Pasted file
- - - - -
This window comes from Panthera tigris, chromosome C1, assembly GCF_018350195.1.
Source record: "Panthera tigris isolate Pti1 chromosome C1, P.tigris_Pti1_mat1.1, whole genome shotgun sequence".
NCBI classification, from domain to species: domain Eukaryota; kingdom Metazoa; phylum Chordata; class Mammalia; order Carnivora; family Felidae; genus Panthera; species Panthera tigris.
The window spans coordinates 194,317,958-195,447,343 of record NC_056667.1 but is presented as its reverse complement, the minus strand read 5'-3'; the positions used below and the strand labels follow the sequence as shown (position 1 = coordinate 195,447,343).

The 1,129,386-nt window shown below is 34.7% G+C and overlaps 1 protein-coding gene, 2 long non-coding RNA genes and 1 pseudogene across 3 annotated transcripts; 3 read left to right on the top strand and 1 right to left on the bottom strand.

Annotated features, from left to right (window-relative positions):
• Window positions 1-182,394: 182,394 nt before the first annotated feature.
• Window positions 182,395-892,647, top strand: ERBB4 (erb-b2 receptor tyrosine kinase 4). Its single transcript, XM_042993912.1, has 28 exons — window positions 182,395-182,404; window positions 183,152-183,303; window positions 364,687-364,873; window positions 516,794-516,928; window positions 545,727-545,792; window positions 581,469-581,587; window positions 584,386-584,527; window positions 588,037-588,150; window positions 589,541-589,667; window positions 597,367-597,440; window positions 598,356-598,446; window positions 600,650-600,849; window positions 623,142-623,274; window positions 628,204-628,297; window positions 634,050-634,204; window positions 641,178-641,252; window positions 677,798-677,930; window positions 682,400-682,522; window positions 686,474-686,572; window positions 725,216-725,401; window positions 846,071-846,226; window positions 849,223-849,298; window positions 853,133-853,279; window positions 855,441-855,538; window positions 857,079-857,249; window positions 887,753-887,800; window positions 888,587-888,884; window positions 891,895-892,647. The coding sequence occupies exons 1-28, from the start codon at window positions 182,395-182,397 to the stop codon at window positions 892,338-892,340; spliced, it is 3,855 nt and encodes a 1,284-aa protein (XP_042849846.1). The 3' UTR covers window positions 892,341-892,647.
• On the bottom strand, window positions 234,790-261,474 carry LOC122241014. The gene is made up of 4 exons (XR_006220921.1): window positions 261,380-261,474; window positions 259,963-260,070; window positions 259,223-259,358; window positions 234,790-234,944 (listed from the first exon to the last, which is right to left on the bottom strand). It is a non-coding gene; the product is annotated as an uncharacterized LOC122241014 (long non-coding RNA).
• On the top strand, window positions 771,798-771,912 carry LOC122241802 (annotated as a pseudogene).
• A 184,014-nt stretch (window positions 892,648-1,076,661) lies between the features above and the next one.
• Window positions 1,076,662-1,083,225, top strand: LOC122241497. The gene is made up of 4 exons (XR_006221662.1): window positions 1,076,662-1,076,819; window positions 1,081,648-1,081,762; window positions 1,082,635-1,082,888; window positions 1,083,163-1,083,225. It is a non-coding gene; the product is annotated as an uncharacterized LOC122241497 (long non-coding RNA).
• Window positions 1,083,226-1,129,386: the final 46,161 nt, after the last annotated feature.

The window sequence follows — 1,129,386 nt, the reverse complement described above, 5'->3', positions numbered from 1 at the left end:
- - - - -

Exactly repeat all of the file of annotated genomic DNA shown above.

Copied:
This window comes from Panthera tigris, chromosome C1, assembly GCF_018350195.1.
Source record: "Panthera tigris isolate Pti1 chromosome C1, P.tigris_Pti1_mat1.1, whole genome shotgun sequence".
NCBI classification, from domain to species: domain Eukaryota; kingdom Metazoa; phylum Chordata; class Mammalia; order Carnivora; family Felidae; genus Panthera; species Panthera tigris.
The window spans coordinates 194,317,958-195,447,343 of record NC_056667.1 but is presented as its reverse complement, the minus strand read 5'-3'; the positions used below and the strand labels follow the sequence as shown (position 1 = coordinate 195,447,343).

The 1,129,386-nt window shown below is 34.7% G+C and overlaps 1 protein-coding gene, 2 long non-coding RNA genes and 1 pseudogene across 3 annotated transcripts; 3 read left to right on the top strand and 1 right to left on the bottom strand.

Annotated features, from left to right (window-relative positions):
• Window positions 1-182,394: 182,394 nt before the first annotated feature.
• Window positions 182,395-892,647, top strand: ERBB4 (erb-b2 receptor tyrosine kinase 4). Its single transcript, XM_042993912.1, has 28 exons — window positions 182,395-182,404; window positions 183,152-183,303; window positions 364,687-364,873; window positions 516,794-516,928; window positions 545,727-545,792; window positions 581,469-581,587; window positions 584,386-584,527; window positions 588,037-588,150; window positions 589,541-589,667; window positions 597,367-597,440; window positions 598,356-598,446; window positions 600,650-600,849; window positions 623,142-623,274; window positions 628,204-628,297; window positions 634,050-634,204; window positions 641,178-641,252; window positions 677,798-677,930; window positions 682,400-682,522; window positions 686,474-686,572; window positions 725,216-725,401; window positions 846,071-846,226; window positions 849,223-849,298; window positions 853,133-853,279; window positions 855,441-855,538; window positions 857,079-857,249; window positions 887,753-887,800; window positions 888,587-888,884; window positions 891,895-892,647. The coding sequence occupies exons 1-28, from the start codon at window positions 182,395-182,397 to the stop codon at window positions 892,338-892,340; spliced, it is 3,855 nt and encodes a 1,284-aa protein (XP_042849846.1). The 3' UTR covers window positions 892,341-892,647.
• On the bottom strand, window positions 234,790-261,474 carry LOC122241014. The gene is made up of 4 exons (XR_006220921.1): window positions 261,380-261,474; window positions 259,963-260,070; window positions 259,223-259,358; window positions 234,790-234,944 (listed from the first exon to the last, which is right to left on the bottom strand). It is a non-coding gene; the product is annotated as an uncharacterized LOC122241014 (long non-coding RNA).
• On the top strand, window positions 771,798-771,912 carry LOC122241802 (annotated as a pseudogene).
• A 184,014-nt stretch (window positions 892,648-1,076,661) lies between the features above and the next one.
• Window positions 1,076,662-1,083,225, top strand: LOC122241497. The gene is made up of 4 exons (XR_006221662.1): window positions 1,076,662-1,076,819; window positions 1,081,648-1,081,762; window positions 1,082,635-1,082,888; window positions 1,083,163-1,083,225. It is a non-coding gene; the product is annotated as an uncharacterized LOC122241497 (long non-coding RNA).
• Window positions 1,083,226-1,129,386: the final 46,161 nt, after the last annotated feature.

The window sequence follows — 1,129,386 nt, the reverse complement described above, 5'->3', positions numbered from 1 at the left end: